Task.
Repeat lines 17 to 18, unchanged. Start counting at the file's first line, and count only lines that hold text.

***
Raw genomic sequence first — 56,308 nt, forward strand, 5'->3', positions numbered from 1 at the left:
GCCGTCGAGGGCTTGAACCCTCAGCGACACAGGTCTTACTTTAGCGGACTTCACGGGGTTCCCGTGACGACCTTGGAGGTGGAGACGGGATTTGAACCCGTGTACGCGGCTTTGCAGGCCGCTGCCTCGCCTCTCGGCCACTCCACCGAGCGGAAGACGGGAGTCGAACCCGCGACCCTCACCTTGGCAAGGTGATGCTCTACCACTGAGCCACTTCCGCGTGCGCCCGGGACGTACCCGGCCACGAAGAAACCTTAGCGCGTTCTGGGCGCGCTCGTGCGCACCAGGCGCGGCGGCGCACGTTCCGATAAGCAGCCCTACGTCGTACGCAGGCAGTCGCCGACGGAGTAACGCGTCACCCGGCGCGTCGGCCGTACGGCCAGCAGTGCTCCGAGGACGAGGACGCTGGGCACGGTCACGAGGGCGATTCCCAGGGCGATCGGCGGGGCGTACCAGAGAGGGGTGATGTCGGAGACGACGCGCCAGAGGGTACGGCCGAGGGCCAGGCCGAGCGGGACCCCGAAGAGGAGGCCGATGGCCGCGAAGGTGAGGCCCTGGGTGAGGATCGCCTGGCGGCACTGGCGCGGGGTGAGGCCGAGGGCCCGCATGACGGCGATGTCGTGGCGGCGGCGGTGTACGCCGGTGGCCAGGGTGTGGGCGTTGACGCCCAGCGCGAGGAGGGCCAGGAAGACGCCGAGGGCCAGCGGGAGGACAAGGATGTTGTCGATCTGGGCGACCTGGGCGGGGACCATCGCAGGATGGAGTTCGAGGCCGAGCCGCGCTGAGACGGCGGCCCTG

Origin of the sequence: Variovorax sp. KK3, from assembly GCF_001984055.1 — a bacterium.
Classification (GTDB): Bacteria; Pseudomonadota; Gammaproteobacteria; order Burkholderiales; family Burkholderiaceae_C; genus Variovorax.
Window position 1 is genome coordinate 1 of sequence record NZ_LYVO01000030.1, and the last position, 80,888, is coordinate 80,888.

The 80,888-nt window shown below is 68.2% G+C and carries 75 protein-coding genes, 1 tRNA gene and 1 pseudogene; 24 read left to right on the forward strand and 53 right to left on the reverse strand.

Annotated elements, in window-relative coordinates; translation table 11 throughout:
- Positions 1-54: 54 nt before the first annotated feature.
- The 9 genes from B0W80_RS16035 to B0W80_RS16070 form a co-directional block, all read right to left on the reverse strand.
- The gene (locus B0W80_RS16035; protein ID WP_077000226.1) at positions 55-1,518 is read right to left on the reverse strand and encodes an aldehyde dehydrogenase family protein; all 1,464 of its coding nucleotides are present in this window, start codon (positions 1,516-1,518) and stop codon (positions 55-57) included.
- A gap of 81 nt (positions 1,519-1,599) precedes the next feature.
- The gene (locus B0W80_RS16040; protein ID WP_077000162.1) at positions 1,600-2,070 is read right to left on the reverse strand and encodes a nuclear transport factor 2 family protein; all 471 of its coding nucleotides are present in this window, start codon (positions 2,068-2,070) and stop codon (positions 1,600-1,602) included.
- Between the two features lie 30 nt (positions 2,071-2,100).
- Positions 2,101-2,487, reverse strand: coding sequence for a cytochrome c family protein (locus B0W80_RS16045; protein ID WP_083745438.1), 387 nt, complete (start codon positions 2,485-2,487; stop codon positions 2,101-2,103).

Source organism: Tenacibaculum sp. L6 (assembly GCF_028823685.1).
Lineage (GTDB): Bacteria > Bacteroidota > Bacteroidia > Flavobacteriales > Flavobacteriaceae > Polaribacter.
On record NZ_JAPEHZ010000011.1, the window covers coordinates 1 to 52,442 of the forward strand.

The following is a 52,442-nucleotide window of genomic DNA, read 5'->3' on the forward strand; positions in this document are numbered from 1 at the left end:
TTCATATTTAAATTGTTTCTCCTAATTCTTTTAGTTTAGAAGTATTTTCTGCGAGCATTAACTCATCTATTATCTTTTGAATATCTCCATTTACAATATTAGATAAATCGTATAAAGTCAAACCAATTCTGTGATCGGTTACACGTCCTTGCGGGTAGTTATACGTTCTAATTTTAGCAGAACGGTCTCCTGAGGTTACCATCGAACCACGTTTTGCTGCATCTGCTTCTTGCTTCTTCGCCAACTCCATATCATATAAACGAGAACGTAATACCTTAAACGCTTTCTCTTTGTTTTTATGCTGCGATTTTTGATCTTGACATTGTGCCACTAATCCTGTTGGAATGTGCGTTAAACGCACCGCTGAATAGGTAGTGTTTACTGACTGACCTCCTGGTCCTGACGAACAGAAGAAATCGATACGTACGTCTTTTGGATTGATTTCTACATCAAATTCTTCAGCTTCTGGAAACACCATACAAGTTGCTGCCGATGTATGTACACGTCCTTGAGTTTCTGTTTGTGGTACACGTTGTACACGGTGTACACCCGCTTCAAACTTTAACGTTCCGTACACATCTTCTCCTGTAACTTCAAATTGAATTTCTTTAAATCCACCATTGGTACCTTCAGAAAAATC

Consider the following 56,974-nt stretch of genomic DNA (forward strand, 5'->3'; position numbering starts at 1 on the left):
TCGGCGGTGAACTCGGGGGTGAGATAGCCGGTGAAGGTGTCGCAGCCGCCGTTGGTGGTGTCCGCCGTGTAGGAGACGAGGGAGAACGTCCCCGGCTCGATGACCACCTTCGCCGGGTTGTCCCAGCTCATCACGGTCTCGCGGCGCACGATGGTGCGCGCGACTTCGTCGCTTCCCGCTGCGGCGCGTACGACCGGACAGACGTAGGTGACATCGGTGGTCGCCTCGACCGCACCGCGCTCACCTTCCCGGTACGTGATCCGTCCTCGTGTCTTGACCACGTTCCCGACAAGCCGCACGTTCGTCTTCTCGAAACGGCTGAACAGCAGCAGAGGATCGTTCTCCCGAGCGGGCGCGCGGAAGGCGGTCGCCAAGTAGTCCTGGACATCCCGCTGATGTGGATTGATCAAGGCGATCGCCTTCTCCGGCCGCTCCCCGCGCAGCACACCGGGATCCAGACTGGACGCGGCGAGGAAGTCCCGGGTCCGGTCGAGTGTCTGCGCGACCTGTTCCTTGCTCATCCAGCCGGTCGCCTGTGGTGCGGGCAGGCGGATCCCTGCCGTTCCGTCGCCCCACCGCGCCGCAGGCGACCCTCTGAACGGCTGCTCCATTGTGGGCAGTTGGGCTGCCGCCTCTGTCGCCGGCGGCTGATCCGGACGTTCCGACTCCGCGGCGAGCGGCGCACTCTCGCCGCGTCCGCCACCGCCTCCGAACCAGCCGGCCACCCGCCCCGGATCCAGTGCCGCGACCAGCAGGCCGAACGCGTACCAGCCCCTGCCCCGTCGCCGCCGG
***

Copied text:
On record NZ_JAPEHZ010000011.1, the window covers coordinates 1 to 52,442 of the forward strand.

The following is a 52,442-nucleotide window of genomic DNA, read 5'->3' on the forward strand; positions in this document are numbered from 1 at the left end: